Students in anatomy and physiology and introductory biology, as well as some more advanced life science courses, study microscope slides of tissue samples. This can be confusing for several reasons but chief among them has to do with the complexity of living things. Organs are made up of tissues that are often inextricably inter-related; and microscope slides for study are generally made by sectioning samples of organs. The student who sets out to study a particular kind of tissue will find the tissue of interest on the slide but there will also be several other materials present as well.
How is That a Problem?
Well, if -- for example -- the topic is connective tissue in general and cartilage in particular, when the student looks into the microscope she sees several different kinds of tissues in the organ. The problem is that she can't find the cartilage unless she first knows what it looks like.
Here's an example. . .
This photomicrograph is of a slide labeled hyaline cartilage. It is actually a cross section of trachea, an organ. The trachea has several layers of concentrically arranged tissues. Innermost (Ecc) is pseudostratified, ciliated, columnar epithelium. This tissue lines the interior of the trachea. Next (Esc), is a layer of glandular tissue made up of simple columnar cells. The broadest band of tissue is a portion of a cartilage ring and is made of hyaline cartilage (hC).
The outermost layer (fC) is fibrous connective tissue and it has some adipose tissue (A) within it. You can also see a small blood vessel (bv) and these have a simple squamous epithelial wall.
If the assignment were to study hyaline cartilage and there were no other directions but the label on the slide, the student's confusion would be amply justified. If there are microscope slides of organs, and you do not have slides of isolated tissues, it will be necessary to find another resource to help you locate the tissue you want to observe on the slide you do have. Having an histology atlas or textbook alongside your microscope as you work is a good approach to learning the tissues. The illustrations on this website and others on the Internet can also help where students can work with their microscopes at a computer station.
The single image above clearly identifies the hyaline cartilage. Additional references, like those below, can help with a study of epithelial tissues in the same slide.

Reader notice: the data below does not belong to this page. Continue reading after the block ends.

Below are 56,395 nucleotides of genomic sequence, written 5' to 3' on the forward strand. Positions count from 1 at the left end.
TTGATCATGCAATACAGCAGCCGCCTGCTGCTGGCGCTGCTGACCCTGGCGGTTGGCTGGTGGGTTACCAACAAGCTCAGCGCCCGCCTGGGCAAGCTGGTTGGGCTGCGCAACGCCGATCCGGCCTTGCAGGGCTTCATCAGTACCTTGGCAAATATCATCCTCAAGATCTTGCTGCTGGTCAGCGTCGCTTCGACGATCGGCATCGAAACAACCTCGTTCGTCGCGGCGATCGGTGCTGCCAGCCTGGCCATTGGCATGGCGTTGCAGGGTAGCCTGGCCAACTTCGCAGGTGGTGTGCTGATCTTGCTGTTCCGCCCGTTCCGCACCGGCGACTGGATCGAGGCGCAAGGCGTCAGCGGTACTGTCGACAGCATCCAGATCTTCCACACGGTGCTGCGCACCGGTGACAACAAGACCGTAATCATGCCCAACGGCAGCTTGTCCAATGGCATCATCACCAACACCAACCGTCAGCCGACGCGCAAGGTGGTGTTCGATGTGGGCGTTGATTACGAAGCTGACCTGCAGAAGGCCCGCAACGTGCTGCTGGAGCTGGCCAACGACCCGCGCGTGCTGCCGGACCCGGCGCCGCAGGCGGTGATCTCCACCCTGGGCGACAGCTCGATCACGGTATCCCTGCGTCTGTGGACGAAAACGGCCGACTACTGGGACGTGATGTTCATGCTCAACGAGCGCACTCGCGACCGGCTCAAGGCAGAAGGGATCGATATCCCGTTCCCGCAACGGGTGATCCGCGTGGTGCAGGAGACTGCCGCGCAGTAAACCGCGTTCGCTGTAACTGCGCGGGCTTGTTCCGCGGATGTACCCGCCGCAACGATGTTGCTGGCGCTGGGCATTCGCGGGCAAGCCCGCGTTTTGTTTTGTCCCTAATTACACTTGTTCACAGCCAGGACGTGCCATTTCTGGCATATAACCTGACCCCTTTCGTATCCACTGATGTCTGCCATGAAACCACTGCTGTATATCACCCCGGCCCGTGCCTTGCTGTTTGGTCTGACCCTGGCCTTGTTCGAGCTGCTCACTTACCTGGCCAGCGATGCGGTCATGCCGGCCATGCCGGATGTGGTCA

ciliated pseudostratified columnar epithelium (~1000X)
The cells of this tissue are tapered, with their nuclei toward the thicker end. And, they lie next to one another like bowling pins stacked head-to-tail. The result is what appears to be two levels of nuclei, suggesting a stratified tissue. The cells' cilia extend into the lumen and beat to move mucous (produced by goblet cells and mucous glands) upward, away from the lungs.
Simple columnar epithelium (~400X)
Note the simple columnar epithelium (Esc), found here making the wall of a mucous gland in the tracheal wall. A simple tissue means its cells are in a single layer; columnar says that the cells are column-shaped. These images are all different parts of the same region on the same "hyaline cartilage" slide. Look at earlier images to identify the relative position of the same object at the different magnifications.
Simple columnar epithelium (~1000X)
Here the same piece of mucous gland illustrated above (Esc) is magnified almost 1000 times. The higher magnification better reveals the difference between the pseudostratified, ciliated, columnar epithelium and the simple columnar epithelium.
Low columnar epithelium (~1000X)
These columnar cells are from the same mucous gland. Compare them to those in the previous photograph and you will see they are not as high. Sometimes called low columnar tissue, cells undergo this morphological change when they become less active.